We bring along a Honda 3000 and we love it. Those babies are so nice and quiet. But if there is good power available we will use that instead. Our trailer has lights, a fan, a freezer and an XM receiver/CDplayer.

butts a fire
12-12-2008, 04:46 PM
We have fit into both camps back when we had the camper we would run the camper with ac (no generator). He did have a few times where there were problems with the power at the contest and it kept tripping.

Now we just use the power for things like a radio and lights so we don't really draw too much anymore.

beam boys bbq
12-12-2008, 05:48 PM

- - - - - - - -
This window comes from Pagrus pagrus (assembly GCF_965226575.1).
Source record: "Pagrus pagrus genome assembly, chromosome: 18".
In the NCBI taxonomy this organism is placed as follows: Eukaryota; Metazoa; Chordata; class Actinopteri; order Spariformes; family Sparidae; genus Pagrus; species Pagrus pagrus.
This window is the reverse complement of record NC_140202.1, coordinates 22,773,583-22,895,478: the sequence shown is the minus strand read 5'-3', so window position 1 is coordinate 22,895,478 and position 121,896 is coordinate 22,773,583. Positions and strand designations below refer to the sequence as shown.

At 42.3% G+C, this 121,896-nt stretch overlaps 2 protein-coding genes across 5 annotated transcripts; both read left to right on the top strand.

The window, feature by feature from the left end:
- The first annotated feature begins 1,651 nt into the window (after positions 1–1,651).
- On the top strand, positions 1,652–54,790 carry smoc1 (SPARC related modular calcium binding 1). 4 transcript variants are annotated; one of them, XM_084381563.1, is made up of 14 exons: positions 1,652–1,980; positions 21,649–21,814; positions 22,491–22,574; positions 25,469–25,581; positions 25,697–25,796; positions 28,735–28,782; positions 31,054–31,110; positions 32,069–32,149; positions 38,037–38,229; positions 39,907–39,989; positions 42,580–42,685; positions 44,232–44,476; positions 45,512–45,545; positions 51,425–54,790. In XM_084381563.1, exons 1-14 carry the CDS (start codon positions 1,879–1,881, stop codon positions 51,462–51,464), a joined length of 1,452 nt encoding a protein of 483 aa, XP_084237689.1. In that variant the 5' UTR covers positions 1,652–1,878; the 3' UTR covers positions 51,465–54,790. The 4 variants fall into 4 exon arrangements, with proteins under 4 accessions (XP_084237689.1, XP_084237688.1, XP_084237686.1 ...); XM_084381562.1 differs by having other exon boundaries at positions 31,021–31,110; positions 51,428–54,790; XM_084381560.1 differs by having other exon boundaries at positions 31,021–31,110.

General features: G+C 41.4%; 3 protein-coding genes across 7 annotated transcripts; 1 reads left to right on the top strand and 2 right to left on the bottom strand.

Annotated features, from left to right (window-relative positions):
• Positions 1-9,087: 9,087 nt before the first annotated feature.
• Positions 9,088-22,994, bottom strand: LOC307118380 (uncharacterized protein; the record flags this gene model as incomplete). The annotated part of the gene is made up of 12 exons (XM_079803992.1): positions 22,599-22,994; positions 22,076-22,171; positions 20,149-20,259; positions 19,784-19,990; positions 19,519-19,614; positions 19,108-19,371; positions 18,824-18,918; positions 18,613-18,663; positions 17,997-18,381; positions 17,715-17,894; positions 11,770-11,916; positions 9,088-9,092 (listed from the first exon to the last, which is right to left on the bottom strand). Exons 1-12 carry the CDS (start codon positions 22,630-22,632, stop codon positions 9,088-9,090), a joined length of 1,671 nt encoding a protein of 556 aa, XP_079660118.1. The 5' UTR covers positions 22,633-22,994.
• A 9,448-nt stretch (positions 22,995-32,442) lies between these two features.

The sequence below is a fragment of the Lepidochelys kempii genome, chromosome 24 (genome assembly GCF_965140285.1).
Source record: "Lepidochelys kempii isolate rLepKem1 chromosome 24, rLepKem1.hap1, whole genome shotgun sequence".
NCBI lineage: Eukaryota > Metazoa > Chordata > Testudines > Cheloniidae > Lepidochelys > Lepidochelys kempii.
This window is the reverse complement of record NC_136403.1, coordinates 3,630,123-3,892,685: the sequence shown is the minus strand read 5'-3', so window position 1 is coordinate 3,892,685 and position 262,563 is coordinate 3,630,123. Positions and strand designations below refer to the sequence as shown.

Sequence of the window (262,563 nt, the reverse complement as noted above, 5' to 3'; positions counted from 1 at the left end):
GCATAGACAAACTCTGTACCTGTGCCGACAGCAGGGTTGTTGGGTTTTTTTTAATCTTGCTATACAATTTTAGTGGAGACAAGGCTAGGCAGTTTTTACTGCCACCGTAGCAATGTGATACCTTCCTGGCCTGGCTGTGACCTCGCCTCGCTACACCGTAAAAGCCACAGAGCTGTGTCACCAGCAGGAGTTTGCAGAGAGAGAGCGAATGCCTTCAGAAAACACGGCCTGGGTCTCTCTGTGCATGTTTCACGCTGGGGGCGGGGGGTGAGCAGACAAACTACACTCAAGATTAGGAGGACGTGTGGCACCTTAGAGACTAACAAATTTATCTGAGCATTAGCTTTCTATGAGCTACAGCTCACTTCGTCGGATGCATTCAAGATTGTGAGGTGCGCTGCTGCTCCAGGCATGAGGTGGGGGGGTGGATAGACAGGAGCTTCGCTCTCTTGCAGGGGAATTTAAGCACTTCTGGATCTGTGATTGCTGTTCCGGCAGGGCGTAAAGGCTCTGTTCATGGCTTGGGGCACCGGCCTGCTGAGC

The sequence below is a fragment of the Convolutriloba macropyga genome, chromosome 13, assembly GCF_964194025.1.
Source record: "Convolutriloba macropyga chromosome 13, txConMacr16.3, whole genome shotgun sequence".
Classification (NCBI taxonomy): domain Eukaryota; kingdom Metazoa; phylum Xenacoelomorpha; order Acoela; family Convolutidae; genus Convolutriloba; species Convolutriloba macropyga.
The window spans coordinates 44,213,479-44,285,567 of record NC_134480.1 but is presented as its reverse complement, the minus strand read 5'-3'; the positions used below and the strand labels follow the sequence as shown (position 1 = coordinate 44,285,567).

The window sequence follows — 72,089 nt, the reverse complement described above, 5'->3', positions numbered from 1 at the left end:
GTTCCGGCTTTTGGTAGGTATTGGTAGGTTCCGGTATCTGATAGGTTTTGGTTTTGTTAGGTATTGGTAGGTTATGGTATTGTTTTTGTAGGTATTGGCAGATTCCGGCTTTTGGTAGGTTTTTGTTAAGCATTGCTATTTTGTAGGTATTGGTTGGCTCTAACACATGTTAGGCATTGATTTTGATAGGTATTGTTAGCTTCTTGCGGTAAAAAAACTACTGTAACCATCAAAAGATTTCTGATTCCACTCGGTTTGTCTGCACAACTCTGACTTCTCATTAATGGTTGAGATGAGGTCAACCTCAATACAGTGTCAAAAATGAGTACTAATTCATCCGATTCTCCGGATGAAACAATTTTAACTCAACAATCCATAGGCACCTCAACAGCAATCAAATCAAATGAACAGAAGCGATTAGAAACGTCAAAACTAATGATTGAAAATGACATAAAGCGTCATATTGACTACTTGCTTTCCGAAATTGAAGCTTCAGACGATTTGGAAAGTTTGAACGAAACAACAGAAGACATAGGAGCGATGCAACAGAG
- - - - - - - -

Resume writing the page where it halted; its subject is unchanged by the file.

i can run 50 amp with everything on or i can run 30amp with just what i need on

the main problem is the GFI some contest i will trip it all day long and others i will not trip once i have an electriction look at my rv and we can't figuer this one out

york

Bigmista
12-12-2008, 06:37 PM
Lights, Computer & Guitar amp for music, coffee maker for hot water. Space heater if it's cold. Pump for air bed.

Bentley
12-12-2008, 07:08 PM
Yeah, after Viejas in 2007 we said no more of this stuff! One guy had a 7-11 stlye ice cream freezer he was running. Had the conjones to tell us we were blowing the fuses with the Traeger and the WholeHog.

It was Honda Eu2000i after that contest. Out here in CA it is hit and miss with power, some good, sometimes not so good. And with some contests charging $50, we said no mas!

Rookie'48
12-12-2008, 08:43 PM
the main problem is the GFI some contest i will trip it all day long and others i will not trip once i have an electriction look at my rv and we can't figuer this one out. york